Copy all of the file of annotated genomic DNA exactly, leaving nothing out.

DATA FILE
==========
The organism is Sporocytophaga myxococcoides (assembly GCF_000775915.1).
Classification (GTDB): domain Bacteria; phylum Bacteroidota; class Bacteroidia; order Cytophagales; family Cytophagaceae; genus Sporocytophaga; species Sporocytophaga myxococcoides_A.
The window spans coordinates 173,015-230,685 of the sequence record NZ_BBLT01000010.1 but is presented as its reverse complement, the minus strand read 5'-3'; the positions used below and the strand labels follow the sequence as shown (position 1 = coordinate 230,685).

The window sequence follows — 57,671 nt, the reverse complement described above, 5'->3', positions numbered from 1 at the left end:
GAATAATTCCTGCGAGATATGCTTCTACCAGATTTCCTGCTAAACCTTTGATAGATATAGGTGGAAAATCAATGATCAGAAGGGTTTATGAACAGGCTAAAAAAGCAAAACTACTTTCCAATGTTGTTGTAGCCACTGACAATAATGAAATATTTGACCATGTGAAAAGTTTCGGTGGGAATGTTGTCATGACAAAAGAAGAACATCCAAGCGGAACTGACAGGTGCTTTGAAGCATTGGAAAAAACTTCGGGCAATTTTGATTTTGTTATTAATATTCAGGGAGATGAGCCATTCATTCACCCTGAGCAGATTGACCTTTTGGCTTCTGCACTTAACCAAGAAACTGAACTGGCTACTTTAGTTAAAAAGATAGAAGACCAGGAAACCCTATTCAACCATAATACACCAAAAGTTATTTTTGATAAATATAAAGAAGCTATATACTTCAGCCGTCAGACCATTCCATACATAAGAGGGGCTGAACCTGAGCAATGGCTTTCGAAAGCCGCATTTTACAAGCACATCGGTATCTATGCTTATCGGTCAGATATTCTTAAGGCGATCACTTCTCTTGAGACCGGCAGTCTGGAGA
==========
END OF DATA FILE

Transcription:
The organism is Sporocytophaga myxococcoides (assembly GCF_000775915.1).
Classification (GTDB): domain Bacteria; phylum Bacteroidota; class Bacteroidia; order Cytophagales; family Cytophagaceae; genus Sporocytophaga; species Sporocytophaga myxococcoides_A.
The window spans coordinates 173,015-230,685 of the sequence record NZ_BBLT01000010.1 but is presented as its reverse complement, the minus strand read 5'-3'; the positions used below and the strand labels follow the sequence as shown (position 1 = coordinate 230,685).

The window sequence follows — 57,671 nt, the reverse complement described above, 5'->3', positions numbered from 1 at the left end:
GAATAATTCCTGCGAGATATGCTTCTACCAGATTTCCTGCTAAACCTTTGATAGATATAGGTGGAAAATCAATGATCAGAAGGGTTTATGAACAGGCTAAAAAAGCAAAACTACTTTCCAATGTTGTTGTAGCCACTGACAATAATGAAATATTTGACCATGTGAAAAGTTTCGGTGGGAATGTTGTCATGACAAAAGAAGAACATCCAAGCGGAACTGACAGGTGCTTTGAAGCATTGGAAAAAACTTCGGGCAATTTTGATTTTGTTATTAATATTCAGGGAGATGAGCCATTCATTCACCCTGAGCAGATTGACCTTTTGGCTTCTGCACTTAACCAAGAAACTGAACTGGCTACTTTAGTTAAAAAGATAGAAGACCAGGAAACCCTATTCAACCATAATACACCAAAAGTTATTTTTGATAAATATAAAGAAGCTATATACTTCAGCCGTCAGACCATTCCATACATAAGAGGGGCTGAACCTGAGCAATGGCTTTCGAAAGCCGCATTTTACAAGCACATCGGTATCTATGCTTATCGGTCAGATATTCTTAAGGCGATCACTTCTCTTGAGACCGGCAGTCTGGAGA